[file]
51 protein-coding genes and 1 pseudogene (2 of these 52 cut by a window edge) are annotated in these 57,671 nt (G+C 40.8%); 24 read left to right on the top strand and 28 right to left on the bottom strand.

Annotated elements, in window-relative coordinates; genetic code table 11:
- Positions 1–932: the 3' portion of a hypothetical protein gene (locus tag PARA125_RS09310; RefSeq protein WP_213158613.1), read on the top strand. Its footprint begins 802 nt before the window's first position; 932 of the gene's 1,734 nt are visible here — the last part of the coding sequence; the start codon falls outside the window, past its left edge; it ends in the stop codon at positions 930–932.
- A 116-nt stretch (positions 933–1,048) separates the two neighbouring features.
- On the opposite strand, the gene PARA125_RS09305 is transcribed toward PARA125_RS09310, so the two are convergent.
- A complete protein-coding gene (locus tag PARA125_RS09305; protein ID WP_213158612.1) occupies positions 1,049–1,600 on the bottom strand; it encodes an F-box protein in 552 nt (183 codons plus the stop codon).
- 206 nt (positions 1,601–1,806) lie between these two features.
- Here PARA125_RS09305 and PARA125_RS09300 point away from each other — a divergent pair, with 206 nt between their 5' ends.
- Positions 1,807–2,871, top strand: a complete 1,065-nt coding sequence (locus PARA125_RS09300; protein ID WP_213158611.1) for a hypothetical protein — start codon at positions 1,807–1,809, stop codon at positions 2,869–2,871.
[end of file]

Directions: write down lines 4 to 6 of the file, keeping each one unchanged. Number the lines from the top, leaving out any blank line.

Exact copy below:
- A 116-nt stretch (positions 933–1,048) separates the two neighbouring features.
- On the opposite strand, the gene PARA125_RS09305 is transcribed toward PARA125_RS09310, so the two are convergent.
- A complete protein-coding gene (locus tag PARA125_RS09305; protein ID WP_213158612.1) occupies positions 1,049–1,600 on the bottom strand; it encodes an F-box protein in 552 nt (183 codons plus the stop codon).